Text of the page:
If we talk about one of the most commonly prevalent myths, or what I call the evergreen myths, it’s the Milk and Fish myth.
This goes by the saying that, milk and fish should not be consumed together, as it can lead to discoloration of the skin, or development of white patches, what we call as vitiligo or leukoderma. This is an age-old theory, being passed on from one generation to another.
This myth is although prevalent among the elderly of the house. Our parents and grandparents, often warn us from consuming these two foods together, or else suffer the consequences for the same, in the form of life long discoloration of skin, which would also be passed on to the future generations. Worse, even in today’s times, a lot of stupid coaches, dieticians and Vloggers are spreading this myth.
Now, let’s clear this myth once and for all. Milk and Fish taken together does nothing to you. It’s simply a myth. In fact, a number of amazing traditional fish delicacies are prepared using milk products. Cream, curd, milk, coconut milk, cheese, etc. are commonly used in South Indian, Continental and Mediterranean cuisine, where fishes, prawns, crabs, and other seafood, form the base of their traditional eating habits.
There is no scientific research or study which supports this myth. If you are allergic to milk or any kind of fish or other seafood, then it’s an individual issue. It’s not the fault of the foods, it’s your personal problem. Even the allergic reactions won’t lead to the development of leukoderma or vitiligo.
The origin of this myth may be two-fold. Firstly, the Talmud, a compilation of Jewish traditions and laws, suggested that mixing two kinds of animal products like fish and meat may cause some dermatological problems. So mixing the two was forbidden, and the Rabbis prohibited the consumption of such mixtures. This myth, however, has no direct mention in the Talmud. It’s always been meat & fish, not milk and fish.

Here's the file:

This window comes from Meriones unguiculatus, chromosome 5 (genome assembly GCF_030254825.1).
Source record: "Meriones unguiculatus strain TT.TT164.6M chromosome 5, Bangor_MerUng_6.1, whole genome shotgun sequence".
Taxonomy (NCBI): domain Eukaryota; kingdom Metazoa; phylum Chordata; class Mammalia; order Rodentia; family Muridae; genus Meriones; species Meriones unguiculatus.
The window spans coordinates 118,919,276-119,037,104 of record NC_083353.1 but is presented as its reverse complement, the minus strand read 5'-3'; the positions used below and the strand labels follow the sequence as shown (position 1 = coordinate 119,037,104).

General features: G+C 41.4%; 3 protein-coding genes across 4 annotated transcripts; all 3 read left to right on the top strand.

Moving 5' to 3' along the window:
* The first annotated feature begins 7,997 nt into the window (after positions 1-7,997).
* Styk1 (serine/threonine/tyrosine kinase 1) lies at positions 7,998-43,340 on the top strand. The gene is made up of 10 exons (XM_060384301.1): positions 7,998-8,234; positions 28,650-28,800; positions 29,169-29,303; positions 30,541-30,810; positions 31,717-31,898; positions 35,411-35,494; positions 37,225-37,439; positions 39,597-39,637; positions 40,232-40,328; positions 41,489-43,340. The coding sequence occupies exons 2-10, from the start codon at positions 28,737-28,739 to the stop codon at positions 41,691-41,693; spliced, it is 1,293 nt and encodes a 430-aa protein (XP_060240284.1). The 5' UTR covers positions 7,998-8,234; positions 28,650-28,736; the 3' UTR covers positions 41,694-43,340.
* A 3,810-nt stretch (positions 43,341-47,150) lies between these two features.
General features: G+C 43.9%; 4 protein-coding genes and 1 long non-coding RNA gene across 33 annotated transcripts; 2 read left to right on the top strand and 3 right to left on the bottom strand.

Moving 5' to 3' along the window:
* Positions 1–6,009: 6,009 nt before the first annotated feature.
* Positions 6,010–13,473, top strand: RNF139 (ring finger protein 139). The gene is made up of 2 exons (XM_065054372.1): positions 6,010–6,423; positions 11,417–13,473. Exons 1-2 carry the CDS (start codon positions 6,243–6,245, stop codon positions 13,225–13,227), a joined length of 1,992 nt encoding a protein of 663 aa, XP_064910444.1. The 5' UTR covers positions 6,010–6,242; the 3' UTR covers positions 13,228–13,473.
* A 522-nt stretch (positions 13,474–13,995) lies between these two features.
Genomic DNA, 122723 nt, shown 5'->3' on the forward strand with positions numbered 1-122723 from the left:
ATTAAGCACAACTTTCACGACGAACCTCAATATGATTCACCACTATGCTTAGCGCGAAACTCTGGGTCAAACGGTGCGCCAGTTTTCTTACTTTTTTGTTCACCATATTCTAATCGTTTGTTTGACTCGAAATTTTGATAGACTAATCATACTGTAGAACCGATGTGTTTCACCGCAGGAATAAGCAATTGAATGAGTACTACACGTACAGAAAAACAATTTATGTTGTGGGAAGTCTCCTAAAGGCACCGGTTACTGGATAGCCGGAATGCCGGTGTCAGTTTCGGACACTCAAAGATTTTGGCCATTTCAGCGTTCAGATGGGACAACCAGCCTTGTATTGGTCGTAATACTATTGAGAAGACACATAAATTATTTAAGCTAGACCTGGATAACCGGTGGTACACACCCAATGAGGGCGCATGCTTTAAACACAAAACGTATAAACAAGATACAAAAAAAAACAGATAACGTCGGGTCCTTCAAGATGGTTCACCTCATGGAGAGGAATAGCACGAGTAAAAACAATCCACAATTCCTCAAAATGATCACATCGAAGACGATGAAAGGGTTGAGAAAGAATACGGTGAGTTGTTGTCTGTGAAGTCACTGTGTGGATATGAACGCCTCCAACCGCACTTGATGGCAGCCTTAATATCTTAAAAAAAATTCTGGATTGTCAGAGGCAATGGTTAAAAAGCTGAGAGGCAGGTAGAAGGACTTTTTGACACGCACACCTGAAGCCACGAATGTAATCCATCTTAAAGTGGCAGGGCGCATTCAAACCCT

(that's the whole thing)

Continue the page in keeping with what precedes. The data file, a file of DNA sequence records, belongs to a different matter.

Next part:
The second source of origin of this myth can be Ayurveda, where milk and fish are not considered a good mix, probably for digestion. However, somehow these myths have all transformed into ‘milk and fish leading to discoloration of skin’ myth.
The actual issue may be in the digestion process, as milk and fish are both protein-rich foods, which may be heavy on the stomach. But this is true for any two major protein sources, like fish and meat taken together, or chicken and milk, or beef and eggs, etc.
Vitiligo or leukoderma has no link to eating any kind of food in combination with another. It’s a skin disorder which is common to both vegetarians and non-vegetarians. So, even if you don’t eat fish, you can still develop leukoderma.